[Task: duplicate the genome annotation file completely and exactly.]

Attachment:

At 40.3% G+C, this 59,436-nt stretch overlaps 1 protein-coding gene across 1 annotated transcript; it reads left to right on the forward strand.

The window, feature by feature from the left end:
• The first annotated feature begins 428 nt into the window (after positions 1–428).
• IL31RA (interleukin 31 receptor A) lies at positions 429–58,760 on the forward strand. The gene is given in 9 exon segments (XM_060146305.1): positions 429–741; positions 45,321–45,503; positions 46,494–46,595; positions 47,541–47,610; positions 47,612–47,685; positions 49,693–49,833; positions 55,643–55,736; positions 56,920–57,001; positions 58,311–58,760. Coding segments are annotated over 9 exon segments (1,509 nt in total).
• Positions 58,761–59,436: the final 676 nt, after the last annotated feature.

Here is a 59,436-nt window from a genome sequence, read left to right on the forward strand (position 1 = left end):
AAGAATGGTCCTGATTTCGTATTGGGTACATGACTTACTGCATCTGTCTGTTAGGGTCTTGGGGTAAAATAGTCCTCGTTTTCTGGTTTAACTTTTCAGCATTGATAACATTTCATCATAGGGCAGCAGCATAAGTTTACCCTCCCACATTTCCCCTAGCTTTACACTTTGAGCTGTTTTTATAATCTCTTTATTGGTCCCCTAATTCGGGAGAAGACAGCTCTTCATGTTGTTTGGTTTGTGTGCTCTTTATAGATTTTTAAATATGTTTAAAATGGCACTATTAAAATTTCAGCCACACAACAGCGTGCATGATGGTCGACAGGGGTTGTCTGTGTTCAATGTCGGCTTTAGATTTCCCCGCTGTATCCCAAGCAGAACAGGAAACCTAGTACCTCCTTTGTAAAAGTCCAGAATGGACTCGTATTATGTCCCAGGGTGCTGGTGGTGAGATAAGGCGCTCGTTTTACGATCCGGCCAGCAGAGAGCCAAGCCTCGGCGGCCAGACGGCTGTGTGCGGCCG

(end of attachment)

At 40.3% G+C, this 59,436-nt stretch overlaps 1 protein-coding gene across 1 annotated transcript; it reads left to right on the forward strand.

The window, feature by feature from the left end:
• The first annotated feature begins 428 nt into the window (after positions 1–428).
• IL31RA (interleukin 31 receptor A) lies at positions 429–58,760 on the forward strand. The gene is given in 9 exon segments (XM_060146305.1): positions 429–741; positions 45,321–45,503; positions 46,494–46,595; positions 47,541–47,610; positions 47,612–47,685; positions 49,693–49,833; positions 55,643–55,736; positions 56,920–57,001; positions 58,311–58,760. Coding segments are annotated over 9 exon segments (1,509 nt in total).
• Positions 58,761–59,436: the final 676 nt, after the last annotated feature.

Here is a 59,436-nt window from a genome sequence, read left to right on the forward strand (position 1 = left end):
AAGAATGGTCCTGATTTCGTATTGGGTACATGACTTACTGCATCTGTCTGTTAGGGTCTTGGGGTAAAATAGTCCTCGTTTTCTGGTTTAACTTTTCAGCATTGATAACATTTCATCATAGGGCAGCAGCATAAGTTTACCCTCCCACATTTCCCCTAGCTTTACACTTTGAGCTGTTTTTATAATCTCTTTATTGGTCCCCTAATTCGGGAGAAGACAGCTCTTCATGTTGTTTGGTTTGTGTGCTCTTTATAGATTTTTAAATATGTTTAAAATGGCACTATTAAAATTTCAGCCACACAACAGCGTGCATGATGGTCGACAGGGGTTGTCTGTGTTCAATGTCGGCTTTAGATTTCCCCGCTGTATCCCAAGCAGAACAGGAAACCTAGTACCTCCTTTGTAAAAGTCCAGAATGGACTCGTATTATGTCCCAGGGTGCTGGTGGTGAGATAAGGCGCTCGTTTTACGATCCGGCCAGCAGAGAGCCAAGCCTCGGCGGCCAGACGGCTGTGTGCGGCCG